In 1779 French painter Jacques Gamelin issued from Toulouse Nouveau recueil d'ostéologie et de myologie, dessin‚ d'après nature. . . pour l'utilit‚ des sciences et des arts. The folio volume, made up of 128 unfolded single sheets, included 90 engraved plates, and text vignettes engraved in a variety of techniques by Gamelin and his pupils Lavallée and Martin after Gamelin's original drawings.
Gamelin is known for his paintings and engravings of battle scenes. The plates for his anatomical atlas, issued in an edition of only 200 copies, were prepared from drawings made at his own dissection facility; they are distinct from the plates of other works of its type, being larger, more artistically varied, and more expressive and fantastic in their conceptions. "The work is known for its display of both talent and imagination, with striking scenes of the Resurrection, the Crucifixion, and skeletons at play. Aside from the full-page copperplate illustrations by Gamelin and the engraver Lavalée, the work contains a number of intriguing vignettes on the title pages and elsewhere, which show battle scenes, visitations by death on unsuspecting revelers, and the anatomical artist's studio" (Wikipedia article on Jacques Gamelin, accessed 02-08-2009).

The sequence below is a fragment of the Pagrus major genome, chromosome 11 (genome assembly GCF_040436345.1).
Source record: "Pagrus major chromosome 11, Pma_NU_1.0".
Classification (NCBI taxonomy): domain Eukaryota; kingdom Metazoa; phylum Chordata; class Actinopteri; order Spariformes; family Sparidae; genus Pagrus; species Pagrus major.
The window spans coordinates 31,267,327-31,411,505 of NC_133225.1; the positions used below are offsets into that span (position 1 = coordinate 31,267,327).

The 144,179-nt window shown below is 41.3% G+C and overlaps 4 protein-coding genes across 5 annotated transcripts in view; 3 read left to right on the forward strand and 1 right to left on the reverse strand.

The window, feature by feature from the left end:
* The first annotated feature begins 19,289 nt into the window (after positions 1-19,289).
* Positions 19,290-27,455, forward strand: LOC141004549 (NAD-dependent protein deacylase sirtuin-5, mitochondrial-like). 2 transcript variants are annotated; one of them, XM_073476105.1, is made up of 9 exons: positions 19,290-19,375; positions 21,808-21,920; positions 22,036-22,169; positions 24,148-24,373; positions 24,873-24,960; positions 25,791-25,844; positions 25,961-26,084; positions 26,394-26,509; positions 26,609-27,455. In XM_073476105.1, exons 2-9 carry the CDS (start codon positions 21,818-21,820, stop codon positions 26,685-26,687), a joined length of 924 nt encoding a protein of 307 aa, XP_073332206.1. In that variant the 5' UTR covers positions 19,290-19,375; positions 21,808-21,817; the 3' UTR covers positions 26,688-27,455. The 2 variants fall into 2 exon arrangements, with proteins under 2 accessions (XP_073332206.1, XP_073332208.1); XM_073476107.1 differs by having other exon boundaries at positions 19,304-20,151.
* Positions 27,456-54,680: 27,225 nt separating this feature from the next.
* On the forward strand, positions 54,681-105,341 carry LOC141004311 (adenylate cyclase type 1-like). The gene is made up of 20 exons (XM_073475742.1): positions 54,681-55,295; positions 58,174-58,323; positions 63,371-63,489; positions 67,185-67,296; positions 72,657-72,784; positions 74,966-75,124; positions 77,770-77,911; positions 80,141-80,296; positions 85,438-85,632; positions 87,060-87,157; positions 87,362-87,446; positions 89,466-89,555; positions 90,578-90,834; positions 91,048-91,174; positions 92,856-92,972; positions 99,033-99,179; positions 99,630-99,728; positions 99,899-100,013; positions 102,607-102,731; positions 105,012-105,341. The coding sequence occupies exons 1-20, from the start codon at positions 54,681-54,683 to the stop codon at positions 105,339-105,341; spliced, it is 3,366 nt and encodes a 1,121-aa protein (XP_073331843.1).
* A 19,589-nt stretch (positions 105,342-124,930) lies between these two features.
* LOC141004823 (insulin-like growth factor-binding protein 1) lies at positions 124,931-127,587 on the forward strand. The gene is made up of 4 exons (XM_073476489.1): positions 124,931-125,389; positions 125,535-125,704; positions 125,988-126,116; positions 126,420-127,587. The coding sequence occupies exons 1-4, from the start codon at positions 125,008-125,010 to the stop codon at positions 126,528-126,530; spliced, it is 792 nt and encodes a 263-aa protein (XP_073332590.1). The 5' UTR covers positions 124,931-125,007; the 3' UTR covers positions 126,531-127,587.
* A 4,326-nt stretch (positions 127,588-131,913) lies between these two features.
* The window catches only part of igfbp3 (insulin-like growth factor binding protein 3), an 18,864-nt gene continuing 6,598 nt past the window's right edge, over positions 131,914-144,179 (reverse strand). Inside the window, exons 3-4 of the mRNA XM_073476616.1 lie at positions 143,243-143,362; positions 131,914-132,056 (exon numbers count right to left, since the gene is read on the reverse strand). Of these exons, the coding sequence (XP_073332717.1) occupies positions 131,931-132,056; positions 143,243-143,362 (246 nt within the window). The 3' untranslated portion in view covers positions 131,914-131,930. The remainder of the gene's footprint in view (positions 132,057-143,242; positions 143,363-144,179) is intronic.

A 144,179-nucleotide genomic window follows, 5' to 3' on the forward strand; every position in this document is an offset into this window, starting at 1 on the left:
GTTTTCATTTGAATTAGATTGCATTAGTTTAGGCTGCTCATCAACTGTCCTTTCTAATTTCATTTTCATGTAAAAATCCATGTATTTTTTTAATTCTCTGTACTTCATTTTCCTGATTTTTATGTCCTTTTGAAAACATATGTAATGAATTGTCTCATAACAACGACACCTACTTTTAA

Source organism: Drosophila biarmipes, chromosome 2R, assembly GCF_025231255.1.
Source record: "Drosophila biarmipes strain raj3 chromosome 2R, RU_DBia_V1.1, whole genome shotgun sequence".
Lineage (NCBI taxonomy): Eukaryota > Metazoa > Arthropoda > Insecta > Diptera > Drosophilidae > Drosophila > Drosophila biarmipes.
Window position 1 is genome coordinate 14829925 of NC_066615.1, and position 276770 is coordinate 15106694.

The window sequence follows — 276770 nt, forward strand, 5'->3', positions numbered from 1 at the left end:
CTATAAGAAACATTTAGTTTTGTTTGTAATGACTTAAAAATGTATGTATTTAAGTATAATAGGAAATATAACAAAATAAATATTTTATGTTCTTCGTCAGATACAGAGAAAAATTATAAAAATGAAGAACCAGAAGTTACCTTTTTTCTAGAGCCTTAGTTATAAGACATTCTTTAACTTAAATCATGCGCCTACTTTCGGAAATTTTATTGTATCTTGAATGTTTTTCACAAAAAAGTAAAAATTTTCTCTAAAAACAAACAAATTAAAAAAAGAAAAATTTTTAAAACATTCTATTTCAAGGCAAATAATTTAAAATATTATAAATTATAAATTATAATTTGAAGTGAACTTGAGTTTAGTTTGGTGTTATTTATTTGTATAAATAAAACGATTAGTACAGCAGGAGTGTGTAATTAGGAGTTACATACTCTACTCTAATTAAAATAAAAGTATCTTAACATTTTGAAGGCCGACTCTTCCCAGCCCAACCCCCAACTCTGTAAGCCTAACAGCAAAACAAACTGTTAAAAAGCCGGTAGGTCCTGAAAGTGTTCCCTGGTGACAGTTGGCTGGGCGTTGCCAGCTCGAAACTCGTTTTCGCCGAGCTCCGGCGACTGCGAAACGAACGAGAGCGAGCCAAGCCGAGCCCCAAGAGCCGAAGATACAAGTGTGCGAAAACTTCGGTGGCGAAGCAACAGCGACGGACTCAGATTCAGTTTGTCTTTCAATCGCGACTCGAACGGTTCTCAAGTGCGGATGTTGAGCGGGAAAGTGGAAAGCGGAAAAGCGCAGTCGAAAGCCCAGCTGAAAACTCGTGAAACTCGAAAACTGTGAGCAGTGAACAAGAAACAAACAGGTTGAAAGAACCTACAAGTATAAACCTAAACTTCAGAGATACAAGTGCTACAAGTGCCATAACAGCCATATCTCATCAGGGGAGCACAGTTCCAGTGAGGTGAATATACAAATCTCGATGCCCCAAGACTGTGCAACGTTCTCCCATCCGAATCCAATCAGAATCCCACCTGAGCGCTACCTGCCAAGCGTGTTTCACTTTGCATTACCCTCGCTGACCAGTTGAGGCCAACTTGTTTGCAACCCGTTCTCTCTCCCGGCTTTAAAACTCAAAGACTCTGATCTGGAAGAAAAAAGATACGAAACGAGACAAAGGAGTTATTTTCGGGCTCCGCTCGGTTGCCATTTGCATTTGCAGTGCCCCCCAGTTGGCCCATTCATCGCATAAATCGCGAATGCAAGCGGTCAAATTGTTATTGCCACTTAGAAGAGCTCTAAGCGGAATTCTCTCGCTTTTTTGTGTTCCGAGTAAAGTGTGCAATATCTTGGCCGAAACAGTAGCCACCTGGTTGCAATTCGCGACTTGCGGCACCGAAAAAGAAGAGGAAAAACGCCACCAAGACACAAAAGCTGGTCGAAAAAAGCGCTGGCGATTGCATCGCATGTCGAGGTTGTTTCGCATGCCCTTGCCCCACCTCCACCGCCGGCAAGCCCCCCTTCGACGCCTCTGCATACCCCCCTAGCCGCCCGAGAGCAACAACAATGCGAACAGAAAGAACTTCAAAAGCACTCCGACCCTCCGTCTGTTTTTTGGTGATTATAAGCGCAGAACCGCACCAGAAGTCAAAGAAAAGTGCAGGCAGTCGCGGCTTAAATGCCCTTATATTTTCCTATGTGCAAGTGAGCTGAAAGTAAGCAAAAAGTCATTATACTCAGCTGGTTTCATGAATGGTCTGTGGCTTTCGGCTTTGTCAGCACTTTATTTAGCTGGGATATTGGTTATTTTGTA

Gamelin's plates show a constant interplay between the artistic and the anatomic: emblematic images in the seventeenth-century tradition, vignettes in the coquettish eighteenth-century manner, and classic studies of figures in repose and movement vie with straightforward "medical" depictions of bones and muscles. Gamelin's technical perfection, coupled with the emotional and fantastical elements in his images, have led him to be seen as a precursor of Goya; it is possible that the young Goya may have known or studied with Gamelin, who taught in Rome during the time Goya was there.
Hook & Norman, The Haskell F. Norman Library of Science and Medicine (1991) no. 872.